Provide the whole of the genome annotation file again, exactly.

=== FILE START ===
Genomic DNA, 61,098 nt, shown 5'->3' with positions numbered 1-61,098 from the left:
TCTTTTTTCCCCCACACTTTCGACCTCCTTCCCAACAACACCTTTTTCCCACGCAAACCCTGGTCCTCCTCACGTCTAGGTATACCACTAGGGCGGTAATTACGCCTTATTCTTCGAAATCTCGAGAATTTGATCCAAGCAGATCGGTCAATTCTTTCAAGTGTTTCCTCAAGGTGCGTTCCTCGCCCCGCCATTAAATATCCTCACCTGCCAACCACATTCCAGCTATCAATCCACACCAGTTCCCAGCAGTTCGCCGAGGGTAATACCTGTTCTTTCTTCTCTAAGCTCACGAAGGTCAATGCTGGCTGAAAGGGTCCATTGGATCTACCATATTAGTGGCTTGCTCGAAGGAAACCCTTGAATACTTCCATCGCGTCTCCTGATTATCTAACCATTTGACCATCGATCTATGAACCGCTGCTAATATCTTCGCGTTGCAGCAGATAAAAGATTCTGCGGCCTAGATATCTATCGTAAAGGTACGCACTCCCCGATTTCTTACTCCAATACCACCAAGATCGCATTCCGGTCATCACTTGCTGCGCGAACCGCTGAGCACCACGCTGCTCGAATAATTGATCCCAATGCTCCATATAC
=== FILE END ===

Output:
Genomic DNA, 61,098 nt, shown 5'->3' with positions numbered 1-61,098 from the left:
TCTTTTTTCCCCCACACTTTCGACCTCCTTCCCAACAACACCTTTTTCCCACGCAAACCCTGGTCCTCCTCACGTCTAGGTATACCACTAGGGCGGTAATTACGCCTTATTCTTCGAAATCTCGAGAATTTGATCCAAGCAGATCGGTCAATTCTTTCAAGTGTTTCCTCAAGGTGCGTTCCTCGCCCCGCCATTAAATATCCTCACCTGCCAACCACATTCCAGCTATCAATCCACACCAGTTCCCAGCAGTTCGCCGAGGGTAATACCTGTTCTTTCTTCTCTAAGCTCACGAAGGTCAATGCTGGCTGAAAGGGTCCATTGGATCTACCATATTAGTGGCTTGCTCGAAGGAAACCCTTGAATACTTCCATCGCGTCTCCTGATTATCTAACCATTTGACCATCGATCTATGAACCGCTGCTAATATCTTCGCGTTGCAGCAGATAAAAGATTCTGCGGCCTAGATATCTATCGTAAAGGTACGCACTCCCCGATTTCTTACTCCAATACCACCAAGATCGCATTCCGGTCATCACTTGCTGCGCGAACCGCTGAGCACCACGCTGCTCGAATAATTGATCCCAATGCTCCATATAC